The legal and political history of how the founders faced their first foreign policy crisis
Setting his examination of the Neutrality Crisis of 1793 against the fiery backdrop of marauding French privateers, the French foreign minister's diplomatic fiasco, and pro-French rallies in the port of Charleston, South Carolina, William R. Casto brings to life the first test of President George Washington's administration to establish a national foreign policy and to implement the separation-of-powers principles of the U.S. Constitution.
Casto's Foreign Affairs and the Constitution in the Age of Fighting Sail recounts the efforts of the French revolutionary republic to obtain support from the United States in its war with Great Britain. This situation forced Washington, Thomas Jefferson, John Jay, James Madison, Alexander Hamilton, and other founding fathers to wrestle for the first time with many of the problems inherent in the Constitution's allocation of powers between states and nation and among the three branches of government. Casto argues that the insights of the nation's founders about the Constitution and international affairs are as valuable and instructive today as they were in 1793.
Concentrating on the legal issues generated by the French maritime campaign—especially those rooted in constitutional debate—Casto illumines the continuing contest between Hamilton and Jefferson, two men who personified the conflict over the definition of neutrality rights. Casto offers close readings of Hamilton's Pacificus and Madison's Helvidius papers and of the Supreme Court's legendary refusal to advise the president.
Bridging legal, political, and diplomatic history, Casto maps the rough processes by which the founders moved from abstract theorizing to an implementation of the Constitution in the context of specific and highly controversial international incidents. Assessing the contemporary significance of these events more than two centuries later, Casto suggests that the Neutrality Crisis also exposed inherent structural problems in the Constitution about which the founders, particularly Hamilton, offered a source of abiding wisdom.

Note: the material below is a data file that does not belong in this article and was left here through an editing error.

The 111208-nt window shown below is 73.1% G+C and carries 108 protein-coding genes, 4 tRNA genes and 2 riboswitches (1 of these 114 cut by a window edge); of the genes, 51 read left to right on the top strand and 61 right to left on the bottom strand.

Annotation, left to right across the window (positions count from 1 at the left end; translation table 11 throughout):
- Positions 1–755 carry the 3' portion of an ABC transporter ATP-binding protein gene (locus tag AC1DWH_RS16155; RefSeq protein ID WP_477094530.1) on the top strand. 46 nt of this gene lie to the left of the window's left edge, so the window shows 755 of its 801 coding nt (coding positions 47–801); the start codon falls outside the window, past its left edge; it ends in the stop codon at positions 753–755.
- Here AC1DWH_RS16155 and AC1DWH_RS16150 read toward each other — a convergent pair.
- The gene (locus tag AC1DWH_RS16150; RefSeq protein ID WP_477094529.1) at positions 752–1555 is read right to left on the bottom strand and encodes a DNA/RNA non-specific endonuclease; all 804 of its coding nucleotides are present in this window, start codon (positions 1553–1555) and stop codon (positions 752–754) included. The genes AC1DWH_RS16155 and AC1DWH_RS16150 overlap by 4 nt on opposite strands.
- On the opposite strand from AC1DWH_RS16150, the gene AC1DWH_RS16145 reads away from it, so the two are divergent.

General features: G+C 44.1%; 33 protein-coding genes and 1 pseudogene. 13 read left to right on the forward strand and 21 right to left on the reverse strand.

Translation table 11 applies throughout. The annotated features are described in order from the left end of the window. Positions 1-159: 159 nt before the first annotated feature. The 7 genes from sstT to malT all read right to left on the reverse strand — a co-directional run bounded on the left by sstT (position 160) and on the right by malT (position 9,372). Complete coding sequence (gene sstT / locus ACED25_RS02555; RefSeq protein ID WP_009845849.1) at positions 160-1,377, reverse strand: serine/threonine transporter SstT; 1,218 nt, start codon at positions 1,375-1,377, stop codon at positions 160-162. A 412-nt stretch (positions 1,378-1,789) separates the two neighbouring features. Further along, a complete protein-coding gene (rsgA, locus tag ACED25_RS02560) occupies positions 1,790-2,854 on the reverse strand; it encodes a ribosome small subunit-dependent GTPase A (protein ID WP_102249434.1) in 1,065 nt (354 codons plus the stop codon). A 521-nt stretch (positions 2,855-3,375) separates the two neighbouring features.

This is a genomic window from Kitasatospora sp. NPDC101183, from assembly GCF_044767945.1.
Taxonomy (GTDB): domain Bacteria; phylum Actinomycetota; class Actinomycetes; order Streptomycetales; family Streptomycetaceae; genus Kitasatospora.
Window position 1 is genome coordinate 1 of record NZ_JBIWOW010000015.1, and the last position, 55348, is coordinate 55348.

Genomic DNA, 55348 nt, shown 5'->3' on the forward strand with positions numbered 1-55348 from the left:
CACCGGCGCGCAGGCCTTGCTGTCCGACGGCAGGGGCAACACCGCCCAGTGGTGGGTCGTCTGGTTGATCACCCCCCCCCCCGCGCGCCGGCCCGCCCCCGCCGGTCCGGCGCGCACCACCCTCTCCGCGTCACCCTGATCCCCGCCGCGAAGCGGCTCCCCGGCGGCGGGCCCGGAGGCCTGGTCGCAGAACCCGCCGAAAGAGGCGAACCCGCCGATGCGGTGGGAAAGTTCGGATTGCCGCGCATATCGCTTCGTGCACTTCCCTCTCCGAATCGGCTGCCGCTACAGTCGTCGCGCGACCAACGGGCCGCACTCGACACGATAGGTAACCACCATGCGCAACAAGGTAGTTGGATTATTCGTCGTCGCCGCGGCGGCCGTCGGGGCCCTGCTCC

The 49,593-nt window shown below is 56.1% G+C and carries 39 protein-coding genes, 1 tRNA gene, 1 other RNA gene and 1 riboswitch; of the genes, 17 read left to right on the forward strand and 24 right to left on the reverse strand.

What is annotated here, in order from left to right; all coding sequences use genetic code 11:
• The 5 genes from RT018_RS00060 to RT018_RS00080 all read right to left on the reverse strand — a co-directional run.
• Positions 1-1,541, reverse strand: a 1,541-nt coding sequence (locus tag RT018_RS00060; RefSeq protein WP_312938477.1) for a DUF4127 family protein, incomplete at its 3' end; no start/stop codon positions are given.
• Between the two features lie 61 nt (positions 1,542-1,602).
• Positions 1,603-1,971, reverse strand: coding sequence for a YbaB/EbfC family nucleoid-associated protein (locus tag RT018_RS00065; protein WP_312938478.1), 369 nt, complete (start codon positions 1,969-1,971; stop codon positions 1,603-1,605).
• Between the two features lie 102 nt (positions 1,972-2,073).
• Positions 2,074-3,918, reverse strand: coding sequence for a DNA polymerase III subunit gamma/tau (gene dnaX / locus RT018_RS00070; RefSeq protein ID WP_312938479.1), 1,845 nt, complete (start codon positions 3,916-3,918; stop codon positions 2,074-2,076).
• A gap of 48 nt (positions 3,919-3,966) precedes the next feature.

William R. Casto is the Alvin R. Allison Professor of Law at Texas Tech University and is a nationally recognized authority on the legal history of the founding era. His numerous past publications include The Supreme Court in the Early Republic: The Chief Justiceships of John Jay and Oliver Ellsworth, named a Choice Outstanding Academic Title. His writings on foreign affairs during the early days of the republic have been adopted and quoted by the Supreme Court of the United States. Casto lives in Lubbock, Texas.
"Drawing on political, naval, and legal sources, William Casto examines the policy of neutrality as shaped and tested by President Washington and his advisers in the 1790s. The result is a substantial contribution to the literature of the Federalist Era and the field of constitutional studies. Casto's most original contribution is his close reading of Hamilton's Pacificus and Madison's Helvidius papers, in which he demonstrates that despite the intent of Madison to combat Hamilton's view of neutrality, the two adversaries largely agreed on the nature of neutrality and the relative powers of the executive and Congress in setting that policy—an agreement that previous scholars have missed but that lends support to present interpretations of the constitutional powers of the three branches of government."—Jerald A. Combs, author of American Diplomatic History: Two Centuries of Changing Interpretations and The History of American Foreign Policy
"Texas Tech law professor William Casto claims there is much to learn today from the stories he tells of the successes and failures of leading figures in the Neutrality Crisis of 1793. How right he is—even more right than he admits.
Casto shows the futility of U.S. neutrality in the face of the maneuverings of French minister Edmond Genet and his opposite, British minister George Hammond."—The American Journal of Legal History